After the school shooting last Friday in Texas claimed 10 lives, the incoming president of the National Rifle Association, Oliver North, blamed not guns but a “culture of violence” arising from violent movies and the like.
North fueled that culture by working as a pitchman for a shoot-em-up video game, but never mind. Meanwhile, Dan Patrick, the Republican lieutenant governor of Texas, was even more imaginative: He blamed too many school entrances and exits, and liberal abortion laws that he claimed had “devalued life.”
Really? Folks, look at Japan. Japanese kids relish the same violent entertainment as Americans, and abortion is widely available. Yet at most nine Japanese were murdered with guns across the entire country in all of 2016 — fewer than the 10 killed just last week at the Texas high school.
One reason Americans in their late teens are 82 times more likely to be murdered with guns than their peers in other advanced nations is simply that we are awash with guns, some 300 million of them.
Yet Congress and President Trump have been paralyzed in part because of the N.R.A. refrain: There’s nothing to be done! It’s us, not the guns. It’s hopeless!
In fact, there’s plenty we can do. Here are modest steps consistent with the Second Amendment and public opinion:
1. Require universal background checks to see if a purchaser is a felon or a threat to others. The latest study finds that 22 percent of guns are obtained in the U.S. without a background check, and polls find that more than 90 percent of the public supports making these checks universal. Yet the federal government balks.
2. Improve background checks by allowing the federal government adequate time to perform them. At the moment, if the authorities have not completed the check within three business days, the buyer can get the gun. More than 90 percent of checks are completed within minutes, but a small number require investigation. The shooter who killed nine people at an African-American church in Charleston, S.C., in 2015 should not have been able to purchase a weapon because of a drug history, but the background check was not finished in three days — so he was able to buy it.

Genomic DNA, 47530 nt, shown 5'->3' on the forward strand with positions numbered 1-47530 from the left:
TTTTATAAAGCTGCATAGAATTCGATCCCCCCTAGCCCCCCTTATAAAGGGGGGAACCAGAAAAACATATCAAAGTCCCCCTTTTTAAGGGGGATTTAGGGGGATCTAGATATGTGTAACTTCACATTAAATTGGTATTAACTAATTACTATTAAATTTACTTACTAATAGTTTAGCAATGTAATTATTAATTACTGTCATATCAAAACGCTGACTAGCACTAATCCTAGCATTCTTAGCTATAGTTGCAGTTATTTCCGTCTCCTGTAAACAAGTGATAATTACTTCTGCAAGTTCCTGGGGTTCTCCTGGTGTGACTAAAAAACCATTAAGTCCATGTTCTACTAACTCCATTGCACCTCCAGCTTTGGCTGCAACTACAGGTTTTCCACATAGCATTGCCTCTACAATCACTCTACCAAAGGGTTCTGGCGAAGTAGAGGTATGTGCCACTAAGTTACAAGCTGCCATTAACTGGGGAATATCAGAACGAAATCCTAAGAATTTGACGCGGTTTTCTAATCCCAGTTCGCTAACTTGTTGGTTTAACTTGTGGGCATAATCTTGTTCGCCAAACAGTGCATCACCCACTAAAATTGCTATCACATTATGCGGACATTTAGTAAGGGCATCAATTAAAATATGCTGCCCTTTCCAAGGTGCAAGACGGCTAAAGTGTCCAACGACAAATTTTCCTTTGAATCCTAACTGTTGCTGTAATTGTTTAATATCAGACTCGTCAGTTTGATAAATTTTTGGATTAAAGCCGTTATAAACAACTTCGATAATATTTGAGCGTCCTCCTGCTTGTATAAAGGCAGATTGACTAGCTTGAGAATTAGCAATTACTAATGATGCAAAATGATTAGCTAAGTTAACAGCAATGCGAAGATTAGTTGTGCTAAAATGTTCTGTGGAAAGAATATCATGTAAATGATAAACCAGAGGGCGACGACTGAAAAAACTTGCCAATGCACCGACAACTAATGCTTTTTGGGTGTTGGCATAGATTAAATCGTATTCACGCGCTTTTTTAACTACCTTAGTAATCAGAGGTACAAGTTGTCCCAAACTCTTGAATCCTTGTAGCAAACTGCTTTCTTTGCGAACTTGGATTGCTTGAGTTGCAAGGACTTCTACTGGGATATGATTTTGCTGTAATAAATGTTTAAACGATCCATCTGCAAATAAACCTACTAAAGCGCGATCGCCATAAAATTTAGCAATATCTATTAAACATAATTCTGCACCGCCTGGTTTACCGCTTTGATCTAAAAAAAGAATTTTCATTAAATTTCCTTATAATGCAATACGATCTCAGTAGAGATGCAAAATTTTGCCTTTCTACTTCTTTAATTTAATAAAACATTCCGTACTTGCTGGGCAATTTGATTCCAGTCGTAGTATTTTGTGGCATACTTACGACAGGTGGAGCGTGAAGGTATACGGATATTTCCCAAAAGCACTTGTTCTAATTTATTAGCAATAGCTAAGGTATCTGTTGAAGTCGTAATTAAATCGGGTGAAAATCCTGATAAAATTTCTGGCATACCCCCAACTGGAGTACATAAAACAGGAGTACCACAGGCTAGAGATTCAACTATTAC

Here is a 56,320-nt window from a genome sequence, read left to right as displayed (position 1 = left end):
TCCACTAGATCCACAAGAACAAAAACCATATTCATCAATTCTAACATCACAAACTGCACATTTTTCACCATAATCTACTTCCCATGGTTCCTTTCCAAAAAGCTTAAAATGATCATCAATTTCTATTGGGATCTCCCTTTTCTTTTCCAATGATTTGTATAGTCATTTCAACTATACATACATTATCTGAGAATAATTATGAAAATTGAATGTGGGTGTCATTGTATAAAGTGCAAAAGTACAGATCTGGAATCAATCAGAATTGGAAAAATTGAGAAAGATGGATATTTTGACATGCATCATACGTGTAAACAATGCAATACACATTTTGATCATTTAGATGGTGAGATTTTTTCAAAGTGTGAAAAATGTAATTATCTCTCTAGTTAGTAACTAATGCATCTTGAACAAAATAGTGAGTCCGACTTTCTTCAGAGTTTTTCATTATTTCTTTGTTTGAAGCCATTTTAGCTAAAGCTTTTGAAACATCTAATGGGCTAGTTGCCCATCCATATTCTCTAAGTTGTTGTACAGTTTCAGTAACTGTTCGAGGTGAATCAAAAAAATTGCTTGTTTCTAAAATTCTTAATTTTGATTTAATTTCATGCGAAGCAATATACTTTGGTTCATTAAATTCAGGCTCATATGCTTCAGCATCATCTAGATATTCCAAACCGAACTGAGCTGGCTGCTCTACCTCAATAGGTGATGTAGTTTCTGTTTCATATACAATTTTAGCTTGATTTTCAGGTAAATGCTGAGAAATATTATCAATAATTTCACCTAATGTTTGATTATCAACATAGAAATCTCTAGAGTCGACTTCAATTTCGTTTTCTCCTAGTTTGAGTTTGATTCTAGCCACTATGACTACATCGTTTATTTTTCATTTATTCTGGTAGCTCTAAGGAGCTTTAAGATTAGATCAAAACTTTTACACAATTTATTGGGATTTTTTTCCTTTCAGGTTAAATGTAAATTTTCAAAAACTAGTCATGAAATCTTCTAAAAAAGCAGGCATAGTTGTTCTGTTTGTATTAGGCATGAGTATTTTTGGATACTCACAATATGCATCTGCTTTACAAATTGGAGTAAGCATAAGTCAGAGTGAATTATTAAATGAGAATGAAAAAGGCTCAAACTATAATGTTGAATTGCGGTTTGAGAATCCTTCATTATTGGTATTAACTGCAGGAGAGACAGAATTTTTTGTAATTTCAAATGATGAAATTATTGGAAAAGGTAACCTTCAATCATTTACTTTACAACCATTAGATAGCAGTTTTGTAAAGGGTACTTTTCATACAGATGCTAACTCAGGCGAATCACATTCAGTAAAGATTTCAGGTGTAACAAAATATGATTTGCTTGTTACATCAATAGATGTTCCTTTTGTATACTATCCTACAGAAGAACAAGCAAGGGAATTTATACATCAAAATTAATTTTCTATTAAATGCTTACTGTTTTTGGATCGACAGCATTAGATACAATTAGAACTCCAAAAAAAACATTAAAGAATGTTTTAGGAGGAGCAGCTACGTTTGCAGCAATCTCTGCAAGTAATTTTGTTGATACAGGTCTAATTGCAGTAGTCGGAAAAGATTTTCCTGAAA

3. Pass “red flag laws” that allow a judge to order the temporary removal of a gun from people who are a threat to themselves or others. Connecticut enacted the first of these laws back in 1999, and Indiana, California, Washington, Oregon and Florida have passed similar laws since. The idea is that if friends hear someone threaten suicide or mumble about attacking a school, the authorities can remove a gun. A hearing is later held with due process protections.
4. Get guns out of the hands of domestic abusers. Nearly half of women murdered in America are killed by a present or past lover, yet the existing laws in this area are full of loopholes.
5. Require safe storage of guns, preferably in a safe or at least with a trigger lock. One study found that only a minority of gun owners in the U.S. keep all their guns secure. When guns aren’t stored safely, it is easier for children to find them and play with them, for teenagers to use them for suicides, or for burglars to steal them. Some 300,000 guns are stolen each year in the United States.
6. Make serial numbers harder to file off, and require microstamping, so that cartridges can be traced back to the gun that fired the bullets.
7. Invest in “smart guns” that require a PIN, fingerprint or nearby bracelet to fire. It’s outrageous that someone who steals my iPhone is foiled by my PIN, but stolen guns can be immediately fired. Smart guns shouldn’t be obligatory, but they should be an option. The way forward is probably for a police force to experiment with smart guns, giving them credibility with the public.
8. Support community anti-violence programs, like Cure Violence and Becoming a Man, that work with at-risk young people and show excellent success in reducing shootings. One study showed each dollar invested resulted in at least $5 in savings from reduced crime.
9. Limit buyers in most cases to one or two gun purchases a month, to reduce gun trafficking.
10. Invest in gun buybacks. Since 1994, Americans have acquired an additional 100 million guns. The average gun-owning household now has eight firearms, and as owners die there should be a big push to acquire these guns.
These are modest steps that should be acceptable to reasonable people across the political spectrum. State legislators have shown some initiative on guns — including Florida after the Parkland school shooting — and states that have taken action have reduced gun deaths. So let’s take action rather than myopically whining about violent movies or proposing door control.
<NICHOLAS D. KRISTOF